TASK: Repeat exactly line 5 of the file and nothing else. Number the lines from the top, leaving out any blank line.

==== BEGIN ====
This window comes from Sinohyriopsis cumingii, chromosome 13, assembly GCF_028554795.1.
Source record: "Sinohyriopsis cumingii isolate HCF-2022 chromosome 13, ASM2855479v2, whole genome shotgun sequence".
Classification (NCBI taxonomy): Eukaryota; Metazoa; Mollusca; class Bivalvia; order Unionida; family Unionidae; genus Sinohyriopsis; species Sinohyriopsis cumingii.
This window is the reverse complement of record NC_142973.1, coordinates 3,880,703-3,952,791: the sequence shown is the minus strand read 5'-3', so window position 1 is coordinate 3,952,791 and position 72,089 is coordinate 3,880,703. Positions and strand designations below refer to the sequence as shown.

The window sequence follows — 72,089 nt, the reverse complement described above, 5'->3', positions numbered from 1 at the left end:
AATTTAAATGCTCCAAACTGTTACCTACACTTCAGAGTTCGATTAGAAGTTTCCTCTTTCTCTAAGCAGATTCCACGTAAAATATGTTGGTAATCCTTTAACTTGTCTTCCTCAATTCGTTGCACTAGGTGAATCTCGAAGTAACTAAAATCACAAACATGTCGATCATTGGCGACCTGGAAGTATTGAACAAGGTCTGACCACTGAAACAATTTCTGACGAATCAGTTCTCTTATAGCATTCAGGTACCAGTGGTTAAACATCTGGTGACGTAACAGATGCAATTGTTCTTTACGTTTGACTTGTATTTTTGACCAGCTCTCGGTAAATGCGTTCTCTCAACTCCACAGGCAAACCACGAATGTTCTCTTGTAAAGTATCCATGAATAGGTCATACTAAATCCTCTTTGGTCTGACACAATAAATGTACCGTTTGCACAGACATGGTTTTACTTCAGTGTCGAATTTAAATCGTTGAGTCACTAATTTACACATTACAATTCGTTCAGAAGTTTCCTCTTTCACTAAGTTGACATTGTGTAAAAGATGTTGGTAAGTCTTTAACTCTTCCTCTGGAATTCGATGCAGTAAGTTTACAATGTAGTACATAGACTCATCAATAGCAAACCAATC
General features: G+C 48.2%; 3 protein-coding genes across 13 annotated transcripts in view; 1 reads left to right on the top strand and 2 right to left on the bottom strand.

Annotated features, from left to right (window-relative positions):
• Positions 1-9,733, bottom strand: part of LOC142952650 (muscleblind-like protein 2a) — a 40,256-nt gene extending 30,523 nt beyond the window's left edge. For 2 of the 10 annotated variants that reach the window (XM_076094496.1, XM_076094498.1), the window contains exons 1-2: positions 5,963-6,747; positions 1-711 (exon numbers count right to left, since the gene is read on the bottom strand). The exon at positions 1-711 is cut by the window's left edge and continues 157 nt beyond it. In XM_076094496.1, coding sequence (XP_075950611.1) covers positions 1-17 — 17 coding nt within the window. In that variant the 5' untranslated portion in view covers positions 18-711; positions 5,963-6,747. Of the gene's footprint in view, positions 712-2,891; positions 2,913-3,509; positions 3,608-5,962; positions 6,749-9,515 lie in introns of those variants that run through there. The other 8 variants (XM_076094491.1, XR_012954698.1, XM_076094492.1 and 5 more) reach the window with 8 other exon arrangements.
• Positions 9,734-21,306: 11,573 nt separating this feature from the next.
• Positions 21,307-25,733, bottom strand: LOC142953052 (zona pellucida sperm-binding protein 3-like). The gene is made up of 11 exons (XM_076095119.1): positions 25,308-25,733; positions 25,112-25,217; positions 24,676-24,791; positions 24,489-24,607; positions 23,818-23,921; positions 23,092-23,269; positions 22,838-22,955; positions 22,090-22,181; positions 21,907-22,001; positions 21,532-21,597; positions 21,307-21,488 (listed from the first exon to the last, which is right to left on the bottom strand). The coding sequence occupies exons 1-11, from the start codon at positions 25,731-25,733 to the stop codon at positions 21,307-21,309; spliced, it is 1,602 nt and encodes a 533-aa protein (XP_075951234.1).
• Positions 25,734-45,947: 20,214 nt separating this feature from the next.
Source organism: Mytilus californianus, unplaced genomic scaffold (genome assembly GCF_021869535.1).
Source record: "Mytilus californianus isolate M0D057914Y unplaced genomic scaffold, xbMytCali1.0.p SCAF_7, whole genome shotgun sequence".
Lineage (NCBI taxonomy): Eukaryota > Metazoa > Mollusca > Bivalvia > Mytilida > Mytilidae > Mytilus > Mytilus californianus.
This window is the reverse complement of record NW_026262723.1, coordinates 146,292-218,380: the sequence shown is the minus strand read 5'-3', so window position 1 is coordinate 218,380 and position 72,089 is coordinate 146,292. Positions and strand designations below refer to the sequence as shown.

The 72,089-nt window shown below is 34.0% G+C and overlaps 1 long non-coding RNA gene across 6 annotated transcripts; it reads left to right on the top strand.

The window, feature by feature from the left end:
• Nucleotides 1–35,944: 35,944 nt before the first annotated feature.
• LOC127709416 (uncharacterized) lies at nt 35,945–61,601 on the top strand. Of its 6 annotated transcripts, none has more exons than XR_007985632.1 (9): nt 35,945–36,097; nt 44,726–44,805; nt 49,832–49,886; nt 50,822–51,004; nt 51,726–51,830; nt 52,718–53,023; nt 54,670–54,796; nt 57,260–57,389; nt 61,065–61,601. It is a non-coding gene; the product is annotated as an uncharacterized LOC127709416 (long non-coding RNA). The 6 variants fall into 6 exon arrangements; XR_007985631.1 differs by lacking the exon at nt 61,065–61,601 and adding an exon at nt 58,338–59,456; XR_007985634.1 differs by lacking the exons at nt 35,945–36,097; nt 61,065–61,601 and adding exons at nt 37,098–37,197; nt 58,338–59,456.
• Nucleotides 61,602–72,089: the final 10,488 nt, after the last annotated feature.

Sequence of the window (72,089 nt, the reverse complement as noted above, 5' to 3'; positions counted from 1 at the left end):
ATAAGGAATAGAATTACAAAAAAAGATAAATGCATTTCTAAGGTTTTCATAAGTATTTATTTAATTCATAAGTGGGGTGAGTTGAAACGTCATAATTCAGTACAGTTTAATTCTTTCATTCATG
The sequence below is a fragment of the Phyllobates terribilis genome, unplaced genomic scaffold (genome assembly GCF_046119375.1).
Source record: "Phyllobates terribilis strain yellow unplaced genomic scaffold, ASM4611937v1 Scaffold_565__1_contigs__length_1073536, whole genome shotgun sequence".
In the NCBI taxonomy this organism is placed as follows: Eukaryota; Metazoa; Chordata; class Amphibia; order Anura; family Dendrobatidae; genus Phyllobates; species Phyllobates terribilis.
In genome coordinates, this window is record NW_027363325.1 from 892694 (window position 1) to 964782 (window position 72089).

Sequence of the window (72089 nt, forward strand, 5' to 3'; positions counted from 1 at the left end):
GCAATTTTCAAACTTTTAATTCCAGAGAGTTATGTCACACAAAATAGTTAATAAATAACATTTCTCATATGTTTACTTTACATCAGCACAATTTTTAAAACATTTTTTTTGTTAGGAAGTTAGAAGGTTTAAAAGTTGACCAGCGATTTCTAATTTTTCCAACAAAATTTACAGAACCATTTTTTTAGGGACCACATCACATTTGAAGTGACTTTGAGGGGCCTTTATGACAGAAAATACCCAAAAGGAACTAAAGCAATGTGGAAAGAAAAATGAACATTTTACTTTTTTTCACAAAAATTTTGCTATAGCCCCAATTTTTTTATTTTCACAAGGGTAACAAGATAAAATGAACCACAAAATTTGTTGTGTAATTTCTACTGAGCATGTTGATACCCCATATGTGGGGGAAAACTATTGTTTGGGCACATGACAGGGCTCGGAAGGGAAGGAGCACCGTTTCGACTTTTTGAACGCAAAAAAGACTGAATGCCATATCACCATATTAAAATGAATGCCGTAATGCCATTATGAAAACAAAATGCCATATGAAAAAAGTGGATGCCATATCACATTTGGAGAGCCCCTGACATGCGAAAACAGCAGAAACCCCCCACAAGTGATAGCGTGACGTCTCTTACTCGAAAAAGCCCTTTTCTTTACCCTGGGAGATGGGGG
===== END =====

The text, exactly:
The window sequence follows — 72,089 nt, the reverse complement described above, 5'->3', positions numbered from 1 at the left end: